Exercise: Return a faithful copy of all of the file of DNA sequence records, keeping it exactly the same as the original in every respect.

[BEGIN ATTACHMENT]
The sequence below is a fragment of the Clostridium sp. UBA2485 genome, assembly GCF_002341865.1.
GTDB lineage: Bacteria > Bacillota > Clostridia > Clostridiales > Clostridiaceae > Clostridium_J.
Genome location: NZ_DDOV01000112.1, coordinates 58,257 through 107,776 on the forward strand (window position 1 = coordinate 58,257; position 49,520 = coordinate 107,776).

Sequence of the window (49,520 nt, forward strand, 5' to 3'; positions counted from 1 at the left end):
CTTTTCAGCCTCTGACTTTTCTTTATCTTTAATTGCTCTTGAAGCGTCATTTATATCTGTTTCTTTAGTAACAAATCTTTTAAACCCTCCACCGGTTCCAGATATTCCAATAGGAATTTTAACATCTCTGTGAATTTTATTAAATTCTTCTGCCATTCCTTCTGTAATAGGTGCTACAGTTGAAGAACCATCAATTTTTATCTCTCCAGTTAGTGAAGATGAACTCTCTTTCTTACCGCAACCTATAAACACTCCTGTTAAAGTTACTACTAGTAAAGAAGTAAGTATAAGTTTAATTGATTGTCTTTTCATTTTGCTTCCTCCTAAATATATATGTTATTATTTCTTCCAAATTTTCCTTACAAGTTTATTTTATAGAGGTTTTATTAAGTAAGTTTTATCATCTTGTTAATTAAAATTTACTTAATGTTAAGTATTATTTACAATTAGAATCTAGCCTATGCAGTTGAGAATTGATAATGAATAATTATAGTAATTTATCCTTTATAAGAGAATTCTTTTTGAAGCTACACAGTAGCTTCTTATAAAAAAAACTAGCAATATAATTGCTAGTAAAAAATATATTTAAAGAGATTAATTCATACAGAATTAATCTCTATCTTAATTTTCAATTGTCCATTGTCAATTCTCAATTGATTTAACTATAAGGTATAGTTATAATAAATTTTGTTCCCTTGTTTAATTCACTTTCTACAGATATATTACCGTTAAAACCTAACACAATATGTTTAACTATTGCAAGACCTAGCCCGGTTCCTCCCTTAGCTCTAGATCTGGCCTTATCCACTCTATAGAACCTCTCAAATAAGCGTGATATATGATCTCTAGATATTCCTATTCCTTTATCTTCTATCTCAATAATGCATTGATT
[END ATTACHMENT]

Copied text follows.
The sequence below is a fragment of the Clostridium sp. UBA2485 genome, assembly GCF_002341865.1.
GTDB lineage: Bacteria > Bacillota > Clostridia > Clostridiales > Clostridiaceae > Clostridium_J.
Genome location: NZ_DDOV01000112.1, coordinates 58,257 through 107,776 on the forward strand (window position 1 = coordinate 58,257; position 49,520 = coordinate 107,776).

Sequence of the window (49,520 nt, forward strand, 5' to 3'; positions counted from 1 at the left end):
CTTTTCAGCCTCTGACTTTTCTTTATCTTTAATTGCTCTTGAAGCGTCATTTATATCTGTTTCTTTAGTAACAAATCTTTTAAACCCTCCACCGGTTCCAGATATTCCAATAGGAATTTTAACATCTCTGTGAATTTTATTAAATTCTTCTGCCATTCCTTCTGTAATAGGTGCTACAGTTGAAGAACCATCAATTTTTATCTCTCCAGTTAGTGAAGATGAACTCTCTTTCTTACCGCAACCTATAAACACTCCTGTTAAAGTTACTACTAGTAAAGAAGTAAGTATAAGTTTAATTGATTGTCTTTTCATTTTGCTTCCTCCTAAATATATATGTTATTATTTCTTCCAAATTTTCCTTACAAGTTTATTTTATAGAGGTTTTATTAAGTAAGTTTTATCATCTTGTTAATTAAAATTTACTTAATGTTAAGTATTATTTACAATTAGAATCTAGCCTATGCAGTTGAGAATTGATAATGAATAATTATAGTAATTTATCCTTTATAAGAGAATTCTTTTTGAAGCTACACAGTAGCTTCTTATAAAAAAAACTAGCAATATAATTGCTAGTAAAAAATATATTTAAAGAGATTAATTCATACAGAATTAATCTCTATCTTAATTTTCAATTGTCCATTGTCAATTCTCAATTGATTTAACTATAAGGTATAGTTATAATAAATTTTGTTCCCTTGTTTAATTCACTTTCTACAGATATATTACCGTTAAAACCTAACACAATATGTTTAACTATTGCAAGACCTAGCCCGGTTCCTCCCTTAGCTCTAGATCTGGCCTTATCCACTCTATAGAACCTCTCAAATAAGCGTGATATATGATCTCTAGATATTCCTATTCCTTTATCTTCTATCTCAATAATGCATTGATT